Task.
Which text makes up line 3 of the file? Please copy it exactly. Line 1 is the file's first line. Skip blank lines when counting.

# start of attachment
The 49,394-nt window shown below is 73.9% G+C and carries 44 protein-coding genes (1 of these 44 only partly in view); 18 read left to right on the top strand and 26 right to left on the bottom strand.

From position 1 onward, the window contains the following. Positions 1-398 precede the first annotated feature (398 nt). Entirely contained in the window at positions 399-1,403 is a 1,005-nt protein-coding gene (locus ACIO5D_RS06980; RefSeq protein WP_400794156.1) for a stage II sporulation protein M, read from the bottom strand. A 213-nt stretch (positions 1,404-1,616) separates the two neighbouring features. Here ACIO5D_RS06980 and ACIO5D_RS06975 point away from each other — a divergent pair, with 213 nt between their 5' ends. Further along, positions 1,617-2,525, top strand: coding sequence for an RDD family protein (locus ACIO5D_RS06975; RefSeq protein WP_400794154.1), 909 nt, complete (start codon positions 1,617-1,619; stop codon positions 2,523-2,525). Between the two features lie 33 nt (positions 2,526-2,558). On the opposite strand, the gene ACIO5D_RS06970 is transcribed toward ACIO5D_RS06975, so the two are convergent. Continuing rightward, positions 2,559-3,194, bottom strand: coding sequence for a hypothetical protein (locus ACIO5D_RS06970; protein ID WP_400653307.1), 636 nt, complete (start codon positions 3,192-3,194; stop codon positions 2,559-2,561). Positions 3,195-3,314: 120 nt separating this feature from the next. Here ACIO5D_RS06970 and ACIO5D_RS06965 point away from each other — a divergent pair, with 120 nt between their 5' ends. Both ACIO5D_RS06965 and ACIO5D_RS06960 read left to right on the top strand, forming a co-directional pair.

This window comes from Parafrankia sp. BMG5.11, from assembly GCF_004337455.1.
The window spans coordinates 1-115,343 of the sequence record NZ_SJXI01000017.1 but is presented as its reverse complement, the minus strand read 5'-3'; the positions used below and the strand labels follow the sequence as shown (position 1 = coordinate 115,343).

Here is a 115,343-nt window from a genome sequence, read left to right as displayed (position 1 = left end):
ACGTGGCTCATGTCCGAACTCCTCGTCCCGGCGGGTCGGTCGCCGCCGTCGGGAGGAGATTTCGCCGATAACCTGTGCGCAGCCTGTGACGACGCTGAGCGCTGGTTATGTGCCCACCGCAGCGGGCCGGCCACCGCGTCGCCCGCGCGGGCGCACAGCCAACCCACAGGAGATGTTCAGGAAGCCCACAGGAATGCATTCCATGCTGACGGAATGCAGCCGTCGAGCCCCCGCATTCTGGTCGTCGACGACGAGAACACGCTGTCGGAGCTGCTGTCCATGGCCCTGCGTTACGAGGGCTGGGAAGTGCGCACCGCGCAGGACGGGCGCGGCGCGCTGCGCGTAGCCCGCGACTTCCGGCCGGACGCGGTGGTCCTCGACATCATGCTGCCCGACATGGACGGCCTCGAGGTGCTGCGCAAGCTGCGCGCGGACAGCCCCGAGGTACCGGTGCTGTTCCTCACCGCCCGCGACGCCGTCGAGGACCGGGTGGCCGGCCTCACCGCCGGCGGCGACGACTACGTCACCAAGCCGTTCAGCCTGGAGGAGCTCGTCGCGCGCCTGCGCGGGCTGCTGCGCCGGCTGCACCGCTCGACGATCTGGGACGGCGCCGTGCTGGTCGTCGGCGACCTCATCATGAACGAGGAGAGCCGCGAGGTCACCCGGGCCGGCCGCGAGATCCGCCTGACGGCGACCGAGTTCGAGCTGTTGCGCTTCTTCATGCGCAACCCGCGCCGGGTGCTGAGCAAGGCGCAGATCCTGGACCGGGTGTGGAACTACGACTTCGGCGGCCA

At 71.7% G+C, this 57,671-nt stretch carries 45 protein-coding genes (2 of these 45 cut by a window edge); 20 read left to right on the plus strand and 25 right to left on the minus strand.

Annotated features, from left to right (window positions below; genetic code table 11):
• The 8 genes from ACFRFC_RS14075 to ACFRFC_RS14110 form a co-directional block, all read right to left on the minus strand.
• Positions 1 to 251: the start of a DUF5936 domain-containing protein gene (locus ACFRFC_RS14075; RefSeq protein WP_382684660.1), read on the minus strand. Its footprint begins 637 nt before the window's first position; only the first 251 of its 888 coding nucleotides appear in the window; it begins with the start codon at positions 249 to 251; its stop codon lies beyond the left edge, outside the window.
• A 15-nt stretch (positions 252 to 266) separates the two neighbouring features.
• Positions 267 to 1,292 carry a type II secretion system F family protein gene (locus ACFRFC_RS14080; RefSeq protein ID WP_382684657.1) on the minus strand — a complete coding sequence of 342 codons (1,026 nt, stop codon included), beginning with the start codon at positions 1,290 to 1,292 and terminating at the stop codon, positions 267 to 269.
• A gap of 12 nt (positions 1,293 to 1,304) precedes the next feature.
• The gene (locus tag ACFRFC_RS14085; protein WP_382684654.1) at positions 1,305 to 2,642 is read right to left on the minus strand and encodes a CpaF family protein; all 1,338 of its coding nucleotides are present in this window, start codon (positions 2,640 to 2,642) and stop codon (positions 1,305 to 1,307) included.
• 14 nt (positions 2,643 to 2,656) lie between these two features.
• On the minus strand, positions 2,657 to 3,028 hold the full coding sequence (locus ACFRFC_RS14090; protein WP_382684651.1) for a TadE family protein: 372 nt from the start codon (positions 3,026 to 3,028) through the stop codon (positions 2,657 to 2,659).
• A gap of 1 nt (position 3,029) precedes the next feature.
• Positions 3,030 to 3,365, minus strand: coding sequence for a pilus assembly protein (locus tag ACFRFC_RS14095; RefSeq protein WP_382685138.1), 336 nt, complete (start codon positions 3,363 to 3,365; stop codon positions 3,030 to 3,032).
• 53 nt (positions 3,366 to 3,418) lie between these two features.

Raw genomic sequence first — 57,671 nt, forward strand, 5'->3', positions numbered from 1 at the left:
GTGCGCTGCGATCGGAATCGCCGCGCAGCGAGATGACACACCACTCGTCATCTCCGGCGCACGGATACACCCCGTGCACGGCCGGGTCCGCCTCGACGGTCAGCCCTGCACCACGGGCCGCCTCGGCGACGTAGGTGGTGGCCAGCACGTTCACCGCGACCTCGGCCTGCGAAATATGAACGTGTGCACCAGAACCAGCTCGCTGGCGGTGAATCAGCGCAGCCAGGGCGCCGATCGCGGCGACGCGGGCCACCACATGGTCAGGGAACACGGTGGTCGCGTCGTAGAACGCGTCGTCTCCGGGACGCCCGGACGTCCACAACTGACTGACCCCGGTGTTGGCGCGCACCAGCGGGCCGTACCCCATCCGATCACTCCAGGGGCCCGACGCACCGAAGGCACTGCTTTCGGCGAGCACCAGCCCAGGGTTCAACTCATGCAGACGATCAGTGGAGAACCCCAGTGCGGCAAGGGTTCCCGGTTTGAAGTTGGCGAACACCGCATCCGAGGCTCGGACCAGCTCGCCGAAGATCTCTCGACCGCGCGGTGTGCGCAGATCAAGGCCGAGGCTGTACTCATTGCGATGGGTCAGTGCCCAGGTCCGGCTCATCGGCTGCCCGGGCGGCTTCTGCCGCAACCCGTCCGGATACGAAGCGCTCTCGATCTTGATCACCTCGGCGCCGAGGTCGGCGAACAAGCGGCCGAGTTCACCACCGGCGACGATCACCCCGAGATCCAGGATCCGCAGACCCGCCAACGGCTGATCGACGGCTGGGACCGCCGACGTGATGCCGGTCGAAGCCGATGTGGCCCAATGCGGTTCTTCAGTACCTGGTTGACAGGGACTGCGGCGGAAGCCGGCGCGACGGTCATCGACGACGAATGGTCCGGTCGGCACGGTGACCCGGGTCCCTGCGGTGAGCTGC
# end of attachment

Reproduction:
This window comes from Parafrankia sp. BMG5.11, from assembly GCF_004337455.1.